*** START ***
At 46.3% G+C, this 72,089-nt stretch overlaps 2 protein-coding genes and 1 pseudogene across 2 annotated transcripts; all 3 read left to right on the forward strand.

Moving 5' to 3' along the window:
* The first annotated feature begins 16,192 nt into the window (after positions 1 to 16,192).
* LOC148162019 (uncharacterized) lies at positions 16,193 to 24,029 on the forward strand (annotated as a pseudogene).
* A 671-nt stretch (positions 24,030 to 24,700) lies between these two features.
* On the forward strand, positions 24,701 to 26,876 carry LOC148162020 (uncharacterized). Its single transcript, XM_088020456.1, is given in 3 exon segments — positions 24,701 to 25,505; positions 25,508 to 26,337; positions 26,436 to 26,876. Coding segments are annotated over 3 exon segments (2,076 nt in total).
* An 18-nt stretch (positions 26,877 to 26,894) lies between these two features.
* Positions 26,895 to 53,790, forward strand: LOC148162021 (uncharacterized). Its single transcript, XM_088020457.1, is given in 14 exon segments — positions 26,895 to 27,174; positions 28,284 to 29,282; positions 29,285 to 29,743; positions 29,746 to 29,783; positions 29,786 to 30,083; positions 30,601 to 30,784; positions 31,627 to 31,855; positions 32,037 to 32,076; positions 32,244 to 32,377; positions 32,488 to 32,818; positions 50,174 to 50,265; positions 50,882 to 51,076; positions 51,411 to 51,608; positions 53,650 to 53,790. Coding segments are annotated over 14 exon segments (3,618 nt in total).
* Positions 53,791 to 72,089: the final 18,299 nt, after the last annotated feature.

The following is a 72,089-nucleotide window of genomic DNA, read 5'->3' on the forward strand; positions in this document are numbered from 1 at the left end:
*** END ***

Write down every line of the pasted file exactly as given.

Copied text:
At 46.3% G+C, this 72,089-nt stretch overlaps 2 protein-coding genes and 1 pseudogene across 2 annotated transcripts; all 3 read left to right on the forward strand.

Moving 5' to 3' along the window:
* The first annotated feature begins 16,192 nt into the window (after positions 1 to 16,192).
* LOC148162019 (uncharacterized) lies at positions 16,193 to 24,029 on the forward strand (annotated as a pseudogene).
* A 671-nt stretch (positions 24,030 to 24,700) lies between these two features.
* On the forward strand, positions 24,701 to 26,876 carry LOC148162020 (uncharacterized). Its single transcript, XM_088020456.1, is given in 3 exon segments — positions 24,701 to 25,505; positions 25,508 to 26,337; positions 26,436 to 26,876. Coding segments are annotated over 3 exon segments (2,076 nt in total).
* An 18-nt stretch (positions 26,877 to 26,894) lies between these two features.
* Positions 26,895 to 53,790, forward strand: LOC148162021 (uncharacterized). Its single transcript, XM_088020457.1, is given in 14 exon segments — positions 26,895 to 27,174; positions 28,284 to 29,282; positions 29,285 to 29,743; positions 29,746 to 29,783; positions 29,786 to 30,083; positions 30,601 to 30,784; positions 31,627 to 31,855; positions 32,037 to 32,076; positions 32,244 to 32,377; positions 32,488 to 32,818; positions 50,174 to 50,265; positions 50,882 to 51,076; positions 51,411 to 51,608; positions 53,650 to 53,790. Coding segments are annotated over 14 exon segments (3,618 nt in total).
* Positions 53,791 to 72,089: the final 18,299 nt, after the last annotated feature.

The following is a 72,089-nucleotide window of genomic DNA, read 5'->3' on the forward strand; positions in this document are numbered from 1 at the left end: